• Callaghan W.M.
      • Creanga A.A.
      • Kuklina E.V.
      Severe maternal morbidity among delivery and postpartum hospitalizations in the United States.
      Figure thumbnail gr1
      FigurePersistent opioid use at year following delivery by postpartum prescription exposure and delivery type
      No prescription = 0 fills delivery day 42 (n = 3450 cesarean, n = 33,722 vaginal); early only = ≥1 fill from delivery day 7 and none from days 8 through 42 (n = 21,980 cesarean, n = 30,564 vaginal); early and late = ≥1 fill from delivery day 7 and day 8–42 (n = 5349 cesarean, n = 4482 vaginal); late only (not displayed) = 0 fill from delivery day 7 and ≥1 fill days 8 through 42 (n = 548 cesarean, n = 2446 vaginal).
      Osmundson et al. Risk of persistent opioid use after delivery. Am J Obstet Gynecol 2019.

      Discussion

      OPR prescribing after delivery was common and associated with persistent OPR use in the Tennessee Medicaid population, with only modest differences by delivery type. Women who filled early and late prescriptions were at highest risk for persistent OPR use. Persistent OPR use was higher for cesarean deliveries because of higher rates of OPR prescribing because no difference was observed within levels of postpartum OPR use. These findings suggest postpartum OPR exposure, not the delivery type, is the primary risk factor for persistent OPR use.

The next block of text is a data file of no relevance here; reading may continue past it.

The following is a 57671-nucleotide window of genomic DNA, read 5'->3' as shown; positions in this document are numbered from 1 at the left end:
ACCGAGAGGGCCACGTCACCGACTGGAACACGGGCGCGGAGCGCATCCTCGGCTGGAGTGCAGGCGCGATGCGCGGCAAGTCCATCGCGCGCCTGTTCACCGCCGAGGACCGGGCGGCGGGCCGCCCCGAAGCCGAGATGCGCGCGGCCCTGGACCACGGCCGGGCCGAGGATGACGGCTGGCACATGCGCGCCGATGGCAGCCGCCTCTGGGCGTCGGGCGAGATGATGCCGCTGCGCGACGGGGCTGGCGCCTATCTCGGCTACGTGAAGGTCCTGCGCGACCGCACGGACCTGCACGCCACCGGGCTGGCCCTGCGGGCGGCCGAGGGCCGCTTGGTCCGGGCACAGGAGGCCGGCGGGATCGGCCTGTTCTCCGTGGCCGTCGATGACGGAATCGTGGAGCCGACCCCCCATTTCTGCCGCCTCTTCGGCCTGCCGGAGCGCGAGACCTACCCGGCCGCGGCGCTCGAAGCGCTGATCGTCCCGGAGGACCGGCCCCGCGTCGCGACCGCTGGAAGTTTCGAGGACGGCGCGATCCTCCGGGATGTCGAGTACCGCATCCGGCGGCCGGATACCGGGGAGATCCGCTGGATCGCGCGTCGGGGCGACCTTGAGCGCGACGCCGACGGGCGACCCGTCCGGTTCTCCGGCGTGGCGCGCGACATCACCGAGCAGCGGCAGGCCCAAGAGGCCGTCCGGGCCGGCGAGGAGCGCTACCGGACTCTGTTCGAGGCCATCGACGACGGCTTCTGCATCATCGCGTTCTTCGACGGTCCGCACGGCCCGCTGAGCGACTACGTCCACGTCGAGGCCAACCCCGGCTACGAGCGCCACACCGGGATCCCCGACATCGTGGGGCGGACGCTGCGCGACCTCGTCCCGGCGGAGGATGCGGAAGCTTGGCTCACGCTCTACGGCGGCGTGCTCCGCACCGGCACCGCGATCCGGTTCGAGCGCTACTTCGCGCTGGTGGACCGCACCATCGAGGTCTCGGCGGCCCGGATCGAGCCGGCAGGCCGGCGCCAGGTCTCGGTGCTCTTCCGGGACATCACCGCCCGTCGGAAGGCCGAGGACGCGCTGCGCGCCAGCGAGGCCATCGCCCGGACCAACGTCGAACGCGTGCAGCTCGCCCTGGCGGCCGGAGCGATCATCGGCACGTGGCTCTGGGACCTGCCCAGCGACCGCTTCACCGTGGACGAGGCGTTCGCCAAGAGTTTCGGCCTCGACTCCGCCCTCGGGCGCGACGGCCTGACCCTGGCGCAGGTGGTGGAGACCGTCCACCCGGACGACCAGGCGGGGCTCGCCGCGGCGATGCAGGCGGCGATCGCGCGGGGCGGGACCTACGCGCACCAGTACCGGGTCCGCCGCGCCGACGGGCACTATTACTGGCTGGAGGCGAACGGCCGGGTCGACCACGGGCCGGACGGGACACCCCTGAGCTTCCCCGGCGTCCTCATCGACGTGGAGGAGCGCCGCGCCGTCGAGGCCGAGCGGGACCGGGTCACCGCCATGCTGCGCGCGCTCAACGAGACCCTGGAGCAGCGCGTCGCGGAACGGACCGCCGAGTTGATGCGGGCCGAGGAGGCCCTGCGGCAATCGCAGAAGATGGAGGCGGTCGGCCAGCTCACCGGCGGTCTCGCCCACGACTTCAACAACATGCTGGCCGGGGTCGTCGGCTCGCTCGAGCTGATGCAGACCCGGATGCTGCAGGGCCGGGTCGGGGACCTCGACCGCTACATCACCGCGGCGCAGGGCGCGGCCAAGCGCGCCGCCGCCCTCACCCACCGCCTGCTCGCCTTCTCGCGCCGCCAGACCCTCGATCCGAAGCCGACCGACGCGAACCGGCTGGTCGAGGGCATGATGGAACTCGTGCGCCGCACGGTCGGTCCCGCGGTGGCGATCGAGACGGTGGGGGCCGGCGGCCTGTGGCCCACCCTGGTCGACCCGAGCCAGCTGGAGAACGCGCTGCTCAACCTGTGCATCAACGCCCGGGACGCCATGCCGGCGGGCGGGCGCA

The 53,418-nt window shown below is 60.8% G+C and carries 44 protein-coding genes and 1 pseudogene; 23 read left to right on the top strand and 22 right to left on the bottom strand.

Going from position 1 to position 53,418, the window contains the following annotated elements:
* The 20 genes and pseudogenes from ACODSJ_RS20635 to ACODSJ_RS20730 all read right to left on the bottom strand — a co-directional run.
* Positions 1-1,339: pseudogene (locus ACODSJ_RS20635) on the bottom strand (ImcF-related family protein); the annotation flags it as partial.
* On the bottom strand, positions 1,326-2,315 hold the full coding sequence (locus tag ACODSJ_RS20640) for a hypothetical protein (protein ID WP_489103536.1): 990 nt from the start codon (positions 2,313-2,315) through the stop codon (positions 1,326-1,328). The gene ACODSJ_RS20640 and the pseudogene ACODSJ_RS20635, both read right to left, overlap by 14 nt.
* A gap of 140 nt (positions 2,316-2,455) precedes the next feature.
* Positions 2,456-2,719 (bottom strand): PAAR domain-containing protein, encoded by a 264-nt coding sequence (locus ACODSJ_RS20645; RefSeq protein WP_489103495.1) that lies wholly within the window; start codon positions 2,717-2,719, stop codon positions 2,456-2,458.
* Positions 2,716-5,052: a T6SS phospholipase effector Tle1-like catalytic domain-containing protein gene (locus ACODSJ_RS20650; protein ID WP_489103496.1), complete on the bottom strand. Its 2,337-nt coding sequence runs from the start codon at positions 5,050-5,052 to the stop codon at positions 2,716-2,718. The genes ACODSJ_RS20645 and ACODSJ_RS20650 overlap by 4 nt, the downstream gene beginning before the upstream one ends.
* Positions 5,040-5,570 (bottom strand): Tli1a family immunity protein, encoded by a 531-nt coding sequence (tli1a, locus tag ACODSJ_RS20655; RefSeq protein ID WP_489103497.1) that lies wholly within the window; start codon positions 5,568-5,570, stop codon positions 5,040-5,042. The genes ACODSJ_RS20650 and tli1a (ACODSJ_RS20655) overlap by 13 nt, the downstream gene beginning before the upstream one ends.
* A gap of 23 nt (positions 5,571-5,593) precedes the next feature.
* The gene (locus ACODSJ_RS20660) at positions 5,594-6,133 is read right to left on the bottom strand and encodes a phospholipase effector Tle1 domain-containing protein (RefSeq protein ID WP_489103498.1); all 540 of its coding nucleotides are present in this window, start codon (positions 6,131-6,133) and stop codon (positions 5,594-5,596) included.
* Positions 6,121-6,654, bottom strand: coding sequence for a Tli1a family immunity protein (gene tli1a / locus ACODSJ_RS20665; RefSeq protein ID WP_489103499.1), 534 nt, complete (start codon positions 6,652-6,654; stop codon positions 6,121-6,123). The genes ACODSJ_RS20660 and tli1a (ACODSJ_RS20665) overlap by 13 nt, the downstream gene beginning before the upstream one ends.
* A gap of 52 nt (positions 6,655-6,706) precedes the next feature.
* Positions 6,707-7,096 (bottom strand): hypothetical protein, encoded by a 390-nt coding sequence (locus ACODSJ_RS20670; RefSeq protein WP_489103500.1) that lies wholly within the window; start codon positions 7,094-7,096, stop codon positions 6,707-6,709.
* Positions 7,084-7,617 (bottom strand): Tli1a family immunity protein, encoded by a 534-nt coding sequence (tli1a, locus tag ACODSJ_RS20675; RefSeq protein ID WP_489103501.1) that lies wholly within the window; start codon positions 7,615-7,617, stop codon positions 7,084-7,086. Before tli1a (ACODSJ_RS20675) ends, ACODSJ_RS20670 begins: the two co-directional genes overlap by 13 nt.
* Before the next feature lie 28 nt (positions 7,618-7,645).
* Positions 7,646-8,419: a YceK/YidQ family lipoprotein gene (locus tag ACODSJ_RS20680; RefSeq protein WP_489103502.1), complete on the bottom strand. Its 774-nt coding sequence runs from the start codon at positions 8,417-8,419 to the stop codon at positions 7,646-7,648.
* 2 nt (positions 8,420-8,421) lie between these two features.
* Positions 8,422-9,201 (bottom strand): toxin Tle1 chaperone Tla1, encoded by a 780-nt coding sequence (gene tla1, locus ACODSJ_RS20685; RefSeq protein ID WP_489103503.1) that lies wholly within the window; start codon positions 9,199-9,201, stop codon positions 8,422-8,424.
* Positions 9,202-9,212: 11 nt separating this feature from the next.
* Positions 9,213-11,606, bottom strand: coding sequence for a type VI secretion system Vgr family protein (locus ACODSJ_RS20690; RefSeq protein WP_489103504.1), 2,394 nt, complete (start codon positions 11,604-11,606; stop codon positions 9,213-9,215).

Because of the high frequency of childbirth in the United States, even a small increased risk of persistent OPR use would affect a substantial number of US women. Based on our findings and assuming that postpartum OPR prescribing increases the risk of persistent OPR use, we estimated that postpartum OPR prescribing resulted in 21,576 new persistent OPR users annually (95% CI, 20,483–22,388).
      • Martin J.A.
      • Hamilton B.E.
      • Osterman M.J.K.
      • Driscoll A.K.
      • Mathews T.J.
      Births: final data for 2015.
      Study limitations included the inability to verify actual OPR use and the use of data from a single state. These findings highlight the need for judicious opioid prescribing during the vulnerable postpartum period, especially among women who require additional OPR prescriptions.

      Acknowledgement

      We are indebted to the Tennessee Division of TennCare of the Department of Finance and Administration, which provided data for the study. We are also indebted to the Tennessee Department of Health for providing data for the study.

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        Incidence of and risk factors for chronic opioid use among opioid-naive patients in the postoperative period.
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        Persistent opioid use following cesarean delivery: patterns and predictors among opioid-naïve women.